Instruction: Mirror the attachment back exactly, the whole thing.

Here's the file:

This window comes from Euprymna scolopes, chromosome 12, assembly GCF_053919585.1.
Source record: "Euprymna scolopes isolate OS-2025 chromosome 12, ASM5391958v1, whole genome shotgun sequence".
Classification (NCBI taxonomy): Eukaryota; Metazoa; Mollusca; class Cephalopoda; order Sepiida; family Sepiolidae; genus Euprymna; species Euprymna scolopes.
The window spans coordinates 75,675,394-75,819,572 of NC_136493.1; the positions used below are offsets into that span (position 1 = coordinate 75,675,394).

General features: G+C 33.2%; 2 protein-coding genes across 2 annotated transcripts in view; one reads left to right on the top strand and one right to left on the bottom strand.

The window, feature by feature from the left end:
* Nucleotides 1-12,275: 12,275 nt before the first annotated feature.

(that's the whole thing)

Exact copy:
This window comes from Euprymna scolopes, chromosome 12, assembly GCF_053919585.1.
Source record: "Euprymna scolopes isolate OS-2025 chromosome 12, ASM5391958v1, whole genome shotgun sequence".
Classification (NCBI taxonomy): Eukaryota; Metazoa; Mollusca; class Cephalopoda; order Sepiida; family Sepiolidae; genus Euprymna; species Euprymna scolopes.
The window spans coordinates 75,675,394-75,819,572 of NC_136493.1; the positions used below are offsets into that span (position 1 = coordinate 75,675,394).

General features: G+C 33.2%; 2 protein-coding genes across 2 annotated transcripts in view; one reads left to right on the top strand and one right to left on the bottom strand.

The window, feature by feature from the left end:
* Nucleotides 1-12,275: 12,275 nt before the first annotated feature.